Hazel Rymer

Hazel Rymer ICDE EC Member.png

Pro Vice Chancellor (Learning and Teaching Innovation), The Open University of UK. Executive Committee member 2018 - 2021. 

I am currently Pro-Vice-Chancellor (Learning and Teaching Innovation) of the Open University – a university with over 170,000 students across the UK and internationally. Prior to this I was Dean and Director of Studies, Faculty of Science – a faculty which teaches over 20,000 students. I have held a senior leadership position since 2003, when I entered Academic Management as the faculty’s Associate Dean. In my recent roles, I have successfully introduced policy changes and delivered academic leadership in teaching and learning, quality assurance and enhancement and widening participation. These policy and management roles have been undertaken alongside my teaching and research. Retaining academic ‘currency’ alongside the policy roles is important in my view.

I have considerable committee and advisory experience, including six years on the Council of the Geological Society, three of which as an Officer. I have also contributed to various Royal Society committees.

The early parts of my career were research focused, with ten years as a Royal Society University Research Fellow during which time I held visiting professorships at universities in Mexico, Costa Rica and Italy, undertaking both teaching and research. I have over thirty years’ teaching experience, supporting and teaching non-traditional, part-time students, using both face-to-face and distance learning methods. Currently, I am on the module team for an Earth Processes course, directly authoring online, and interacting with and supporting students.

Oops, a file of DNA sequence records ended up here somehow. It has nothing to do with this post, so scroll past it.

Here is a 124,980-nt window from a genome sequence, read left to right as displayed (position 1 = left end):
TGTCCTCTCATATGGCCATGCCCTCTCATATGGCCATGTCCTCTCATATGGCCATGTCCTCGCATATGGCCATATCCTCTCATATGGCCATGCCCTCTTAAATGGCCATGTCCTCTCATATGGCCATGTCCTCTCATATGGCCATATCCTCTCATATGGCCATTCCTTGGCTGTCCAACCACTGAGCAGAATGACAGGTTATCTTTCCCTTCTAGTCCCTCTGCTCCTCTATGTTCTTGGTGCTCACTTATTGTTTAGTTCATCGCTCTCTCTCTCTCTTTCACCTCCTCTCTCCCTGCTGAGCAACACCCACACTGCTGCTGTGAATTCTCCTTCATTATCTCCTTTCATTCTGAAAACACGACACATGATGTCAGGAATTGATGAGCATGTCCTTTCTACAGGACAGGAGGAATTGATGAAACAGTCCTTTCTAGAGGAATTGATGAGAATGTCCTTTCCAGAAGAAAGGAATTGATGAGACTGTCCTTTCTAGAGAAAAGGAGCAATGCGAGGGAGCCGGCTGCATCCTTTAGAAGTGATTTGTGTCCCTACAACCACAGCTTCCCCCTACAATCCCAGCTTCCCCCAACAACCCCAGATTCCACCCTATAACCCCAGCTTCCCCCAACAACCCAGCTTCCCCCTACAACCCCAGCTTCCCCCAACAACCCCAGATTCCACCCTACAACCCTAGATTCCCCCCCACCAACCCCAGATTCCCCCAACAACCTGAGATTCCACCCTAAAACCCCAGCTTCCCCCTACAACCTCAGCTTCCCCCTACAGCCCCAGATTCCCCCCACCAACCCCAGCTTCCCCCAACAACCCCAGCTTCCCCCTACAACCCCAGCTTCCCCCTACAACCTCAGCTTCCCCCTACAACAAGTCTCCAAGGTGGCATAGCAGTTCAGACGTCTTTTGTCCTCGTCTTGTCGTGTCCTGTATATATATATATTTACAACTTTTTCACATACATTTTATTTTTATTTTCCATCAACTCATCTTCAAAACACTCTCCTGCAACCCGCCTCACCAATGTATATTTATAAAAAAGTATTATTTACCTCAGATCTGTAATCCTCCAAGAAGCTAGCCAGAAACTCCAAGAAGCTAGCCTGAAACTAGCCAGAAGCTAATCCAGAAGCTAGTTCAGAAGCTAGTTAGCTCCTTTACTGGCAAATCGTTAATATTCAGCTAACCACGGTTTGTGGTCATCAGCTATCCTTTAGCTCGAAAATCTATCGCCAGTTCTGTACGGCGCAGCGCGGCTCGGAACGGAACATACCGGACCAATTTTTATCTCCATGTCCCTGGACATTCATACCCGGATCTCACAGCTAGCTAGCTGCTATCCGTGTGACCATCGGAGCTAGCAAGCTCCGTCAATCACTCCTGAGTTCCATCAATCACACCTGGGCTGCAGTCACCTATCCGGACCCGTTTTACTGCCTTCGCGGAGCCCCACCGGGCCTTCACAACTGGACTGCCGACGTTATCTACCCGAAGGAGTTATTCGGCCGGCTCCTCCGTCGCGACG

Short vision statement:
Higher Education has always been in a state of change and the pace is increasing. The opportunities afforded by on-line study, for analytics that drive student support and even curriculum in real time are enormous. There is at the same time a need to take stock of good and not so good practice and to learn from each other. The role of ICDE is to enable this learning and to add value by disseminating examples of good practice. Global inequalities are real and we can go some way to mitigating them through education and here ICDE has a role to play through linking governmental and institutional strategies to the benefit of students wherever they are and however they choose to study. The science, engineering & computer science curriculum are areas where I would particularly encourage ICDE to focus. These are subjects we need a greater degree of literacy in, yet they are not always taught through open and distance education methods very well. With faster bandwidths reaching much of the world now, there are new opportunities for students to carry out real time practical and collaborative work. As a member of the executive committee, I would work to enable greater access to online STEM subjects globally.

The Open University, UK website

Rita Chan